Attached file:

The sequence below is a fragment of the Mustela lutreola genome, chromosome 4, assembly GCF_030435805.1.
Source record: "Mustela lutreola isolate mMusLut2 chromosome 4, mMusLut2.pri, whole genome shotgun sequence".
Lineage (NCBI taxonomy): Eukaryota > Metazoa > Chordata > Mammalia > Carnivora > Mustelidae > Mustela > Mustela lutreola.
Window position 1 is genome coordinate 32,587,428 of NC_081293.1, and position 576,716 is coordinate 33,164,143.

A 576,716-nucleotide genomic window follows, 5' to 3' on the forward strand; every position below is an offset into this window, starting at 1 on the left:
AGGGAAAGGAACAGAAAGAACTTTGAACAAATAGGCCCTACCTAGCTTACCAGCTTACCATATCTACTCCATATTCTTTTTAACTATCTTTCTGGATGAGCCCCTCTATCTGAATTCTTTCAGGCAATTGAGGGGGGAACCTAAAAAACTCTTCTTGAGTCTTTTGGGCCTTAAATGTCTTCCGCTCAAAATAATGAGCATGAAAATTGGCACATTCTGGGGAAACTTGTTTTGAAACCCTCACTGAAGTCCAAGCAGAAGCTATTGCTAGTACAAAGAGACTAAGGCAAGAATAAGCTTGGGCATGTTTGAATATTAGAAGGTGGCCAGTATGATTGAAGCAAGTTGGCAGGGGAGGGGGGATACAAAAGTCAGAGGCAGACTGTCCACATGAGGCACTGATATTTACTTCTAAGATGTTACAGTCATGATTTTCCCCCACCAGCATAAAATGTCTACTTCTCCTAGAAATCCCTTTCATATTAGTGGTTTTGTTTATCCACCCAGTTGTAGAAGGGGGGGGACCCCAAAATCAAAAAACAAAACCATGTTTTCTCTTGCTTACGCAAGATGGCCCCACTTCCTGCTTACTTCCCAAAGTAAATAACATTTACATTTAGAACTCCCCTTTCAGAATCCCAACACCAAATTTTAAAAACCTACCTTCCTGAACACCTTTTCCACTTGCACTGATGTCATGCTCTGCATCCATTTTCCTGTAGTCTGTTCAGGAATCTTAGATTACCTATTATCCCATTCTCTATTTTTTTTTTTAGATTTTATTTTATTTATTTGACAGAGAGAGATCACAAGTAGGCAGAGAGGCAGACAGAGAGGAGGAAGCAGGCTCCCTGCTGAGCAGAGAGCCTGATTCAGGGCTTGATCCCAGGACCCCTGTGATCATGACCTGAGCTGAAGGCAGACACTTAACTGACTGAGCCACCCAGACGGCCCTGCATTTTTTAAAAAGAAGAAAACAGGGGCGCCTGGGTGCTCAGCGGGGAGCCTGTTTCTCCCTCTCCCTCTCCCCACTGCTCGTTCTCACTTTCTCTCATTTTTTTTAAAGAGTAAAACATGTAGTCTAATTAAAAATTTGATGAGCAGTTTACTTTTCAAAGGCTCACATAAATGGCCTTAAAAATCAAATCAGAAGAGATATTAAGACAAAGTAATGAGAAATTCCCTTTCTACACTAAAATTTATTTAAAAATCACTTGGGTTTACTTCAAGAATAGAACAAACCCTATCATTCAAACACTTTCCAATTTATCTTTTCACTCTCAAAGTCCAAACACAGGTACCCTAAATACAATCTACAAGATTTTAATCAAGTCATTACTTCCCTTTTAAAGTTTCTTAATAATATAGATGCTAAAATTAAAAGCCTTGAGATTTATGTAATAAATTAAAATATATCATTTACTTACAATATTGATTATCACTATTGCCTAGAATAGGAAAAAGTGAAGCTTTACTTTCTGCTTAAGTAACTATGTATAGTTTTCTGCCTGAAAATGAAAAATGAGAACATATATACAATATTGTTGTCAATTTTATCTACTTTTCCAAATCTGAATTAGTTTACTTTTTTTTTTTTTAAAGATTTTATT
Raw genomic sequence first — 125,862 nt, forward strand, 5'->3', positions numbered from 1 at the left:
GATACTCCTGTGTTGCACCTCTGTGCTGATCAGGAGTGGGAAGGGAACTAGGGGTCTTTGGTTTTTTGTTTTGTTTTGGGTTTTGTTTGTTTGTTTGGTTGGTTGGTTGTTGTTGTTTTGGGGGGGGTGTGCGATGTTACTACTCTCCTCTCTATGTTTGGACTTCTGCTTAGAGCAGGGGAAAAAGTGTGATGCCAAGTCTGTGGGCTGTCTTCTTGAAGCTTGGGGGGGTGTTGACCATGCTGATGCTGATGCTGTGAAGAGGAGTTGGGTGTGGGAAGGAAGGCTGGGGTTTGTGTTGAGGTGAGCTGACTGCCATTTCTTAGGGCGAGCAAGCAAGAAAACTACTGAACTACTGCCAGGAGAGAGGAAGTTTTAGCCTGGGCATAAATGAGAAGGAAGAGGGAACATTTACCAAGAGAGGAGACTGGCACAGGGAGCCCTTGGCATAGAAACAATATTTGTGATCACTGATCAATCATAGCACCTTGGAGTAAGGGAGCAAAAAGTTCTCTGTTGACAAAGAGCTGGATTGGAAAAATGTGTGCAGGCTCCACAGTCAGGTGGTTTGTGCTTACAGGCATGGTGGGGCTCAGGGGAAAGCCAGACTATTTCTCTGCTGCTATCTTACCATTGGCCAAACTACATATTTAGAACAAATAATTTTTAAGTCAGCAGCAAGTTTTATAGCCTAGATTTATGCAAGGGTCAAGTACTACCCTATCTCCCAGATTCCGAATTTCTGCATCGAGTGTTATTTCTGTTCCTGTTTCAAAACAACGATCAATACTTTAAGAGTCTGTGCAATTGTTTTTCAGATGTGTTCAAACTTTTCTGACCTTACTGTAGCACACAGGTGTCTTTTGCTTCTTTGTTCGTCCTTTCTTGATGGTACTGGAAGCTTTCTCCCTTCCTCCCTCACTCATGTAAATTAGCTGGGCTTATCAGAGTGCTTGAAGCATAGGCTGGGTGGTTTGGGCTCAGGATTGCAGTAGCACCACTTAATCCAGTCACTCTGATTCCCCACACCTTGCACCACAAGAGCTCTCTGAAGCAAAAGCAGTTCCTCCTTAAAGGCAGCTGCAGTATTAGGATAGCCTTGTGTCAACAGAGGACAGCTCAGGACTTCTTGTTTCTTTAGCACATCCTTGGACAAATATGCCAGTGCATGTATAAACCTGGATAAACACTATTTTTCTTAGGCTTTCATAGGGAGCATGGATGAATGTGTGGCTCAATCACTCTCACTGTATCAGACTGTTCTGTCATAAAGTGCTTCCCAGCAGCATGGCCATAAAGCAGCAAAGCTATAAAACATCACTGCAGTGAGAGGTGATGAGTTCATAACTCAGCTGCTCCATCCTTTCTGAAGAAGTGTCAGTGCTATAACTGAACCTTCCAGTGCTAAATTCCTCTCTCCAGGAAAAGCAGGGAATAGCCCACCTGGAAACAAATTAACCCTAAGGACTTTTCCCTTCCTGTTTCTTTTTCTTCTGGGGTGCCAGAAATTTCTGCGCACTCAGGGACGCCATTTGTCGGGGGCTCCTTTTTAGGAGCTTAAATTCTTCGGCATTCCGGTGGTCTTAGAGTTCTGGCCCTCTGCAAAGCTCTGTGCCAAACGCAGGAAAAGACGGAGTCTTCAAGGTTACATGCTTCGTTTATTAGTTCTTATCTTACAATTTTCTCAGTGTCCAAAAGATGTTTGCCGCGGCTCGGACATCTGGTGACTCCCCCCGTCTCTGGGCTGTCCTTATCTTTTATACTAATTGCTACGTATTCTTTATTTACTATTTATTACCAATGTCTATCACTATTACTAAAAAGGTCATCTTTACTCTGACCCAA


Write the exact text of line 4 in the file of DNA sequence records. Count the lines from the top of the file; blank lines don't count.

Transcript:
Window position 1 is genome coordinate 32,587,428 of NC_081293.1, and position 576,716 is coordinate 33,164,143.